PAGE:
Expanding space?

Discussion in 'Astronomy, Exobiology, & Cosmology' started by kaneda, Nov 7, 2007.

  1. kaneda Actual Cynic Registered Senior Member

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    The bible and elsewhere told us that demons caused illness. Finally people decided that maybe illnesses may have other causes and found them. You tell me that time dilation exists. I know that time is not a dimension so it is a matter of looking for the right explanation. Have you got a 300 metre plus cloud chamber for me too, to prove time dilation? Or are you just parroting what you have been told and what you have read?

    Circular motion at constant speed is not centripetal acceleration. Where do you get this rubbish?
     
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  3. 2inquisitive The Devil is in the details Registered Senior Member

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    kaneda,
    Heh. No, the muons are accelerated to within a hair of the speed of light. At that speed, the muons make several complete circuits of the collider ring, many thousands of meters, without decaying.

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    I said a particle, or clock, that moves in a circular motion at a constant speed will experience a centripetal acceleration. Drive your car in a circle at any sufficient speed and you can feel the acceleration even if you do not further increase the speed indicated on your speedometer.
     
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  5. kaneda Actual Cynic Registered Senior Member

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    Evidence that they are the same muons doing the circuit? As I understand particle accelerators, it is only on impact or in cloud chambers that you know what particles you have.

    Centripetal acceleration is when something spirals in towards a centre at a faster speed. A bit of a contradiction in terms really since if something spirals in faster, it will then have sufficient energy to move further out.

    If you drive your car around a circular race track at (say) 100 mph, then centrifugal force will try to make you move away in a straight line while your car will force you to turn, so keeping the circle. But I still cannot see where acceleration comes in to it.
     
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  7. 2inquisitive The Devil is in the details Registered Senior Member

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    kaneda,
    It has been awhile since I researched the mechanics of the modern particle accelerator/colliders, but I will try to explain the process in as few words as I can. The newest colliders, such as the Large Hadron Collider (LHC) due to begin operation in 2008, are designed with more rings than just the large main ring. Muons are produced in one of the smaller rings to begin with, which some designs have two straight sections with curved sections at each end. Kind of like an oval that is flattened on each side. Protons are accelerated in this smaller ring and collided with a target usually made of carbon to produce pions which very quickly decay into muons. Magnets (muons are charged particles) are used to quickly 'round up' the muons into a compact group of muons in a process called 'cooling'. The compact group, called a 'bunch', is quickly injected into the vacuum of the large, main accelerator ring where they are very quickly accelerated to very near the speed of light, something like .9999c. At that speed and energy, the muon's mean lifetime of 2.2 microseconds is increased to around a millisecond or more, according to their speed. A millisecond is 1/1000 of a second. At .9999c, the muons could travel almost 299,458 meters in one millisecond, making many trips around the ring, however thay are not at that speed their entire lifetimes. They can still make many complete circuits. The muons are tracked around the ring and accelerated each time the bunch passes over an acceleration 'gap'. The 'gap' works to accelerate charged particles by first emitting a current opposite to the charge of the bunch while the bunch approaches the gap (opposites attract), then switching to a like charge when the bunch passes over the gap (the like charge repels the muon bunch). For instance, if the muon bunch that was collected is of negatively charged muons, the 'gap' will first emit a positive charge to attract the muons toward the gap, then a negative charge as the bunch passes over the gap to repel them away. Muons can be either negatively or positively charged when produced, but the magnets used when they are first produced in the smaller ring will separate them into either positively or negatively charged bunches. This whole process is very complicated and requires great precision, I just tried to make it as simple as I could. I, of course, am no expert at collider operation. Someone may wish to correct or enhance this post made from memory. I just know some of the basics. I used find reading about and studying colliders very interesting.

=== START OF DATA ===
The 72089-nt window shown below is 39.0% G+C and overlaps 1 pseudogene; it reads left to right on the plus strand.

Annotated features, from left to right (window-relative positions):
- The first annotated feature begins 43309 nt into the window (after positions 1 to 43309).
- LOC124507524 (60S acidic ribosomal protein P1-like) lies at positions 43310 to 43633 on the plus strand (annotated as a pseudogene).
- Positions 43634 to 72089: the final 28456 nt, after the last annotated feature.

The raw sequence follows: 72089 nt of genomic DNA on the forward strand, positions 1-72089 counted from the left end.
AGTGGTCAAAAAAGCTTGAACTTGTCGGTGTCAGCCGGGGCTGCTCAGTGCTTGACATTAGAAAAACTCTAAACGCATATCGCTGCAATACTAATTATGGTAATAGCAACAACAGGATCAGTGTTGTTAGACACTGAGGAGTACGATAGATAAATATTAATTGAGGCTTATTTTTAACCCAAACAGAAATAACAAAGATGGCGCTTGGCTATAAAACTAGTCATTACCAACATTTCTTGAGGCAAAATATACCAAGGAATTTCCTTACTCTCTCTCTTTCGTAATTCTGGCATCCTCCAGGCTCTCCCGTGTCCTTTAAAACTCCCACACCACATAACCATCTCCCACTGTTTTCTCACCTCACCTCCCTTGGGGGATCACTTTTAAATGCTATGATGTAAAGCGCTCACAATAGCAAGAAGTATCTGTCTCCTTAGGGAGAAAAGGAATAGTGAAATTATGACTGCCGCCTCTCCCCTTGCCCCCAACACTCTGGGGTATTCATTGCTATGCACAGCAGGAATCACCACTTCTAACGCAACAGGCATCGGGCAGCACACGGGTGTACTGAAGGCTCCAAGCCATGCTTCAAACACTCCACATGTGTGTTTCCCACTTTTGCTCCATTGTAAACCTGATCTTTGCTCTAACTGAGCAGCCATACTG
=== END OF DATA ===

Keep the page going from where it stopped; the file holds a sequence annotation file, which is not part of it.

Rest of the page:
I think you may be thinking of acceleration as it is used in everyday language, such as stepping on the gas and feeling your car accelerate forward while increasing speed. Stepping on the brakes, what most think of as a de-celleration, is actually an acceleration in physics. Standing in one spot on the surface of the Earth, you feel the acceleration of gravity pulling you towards the center of the Earth. Gravity is a centripetal acceleration. The Earth's surface offers resistance to the acceleration and you feel the force against your feet.
     
  8. kaneda Actual Cynic Registered Senior Member

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    A muon has a lifetime of 2.2 microseconds. It is said to have a longer lifetime if moving at near light speed, through time dilation.

    However, muons are created, rounded up and then accelerated to near light speed. How long does this take out of the muons 2.2 microsecond lifetime, to leave sufficient to reach near light speed and to have dilated time left to travel around the circuit (of 27 kilometres)?

    There is the point here that in a normal lifetime, a muon is going to travel just 660 metres. So even allowing for that, the muon has to go from capture to almost light speed within what, 100-200 metres or it will just decay out of existence. I always thought such particle accelerators accelerated particles more each time they went around the circuit but what you are saying is that they are accelerated to full speed almost instantly. Right?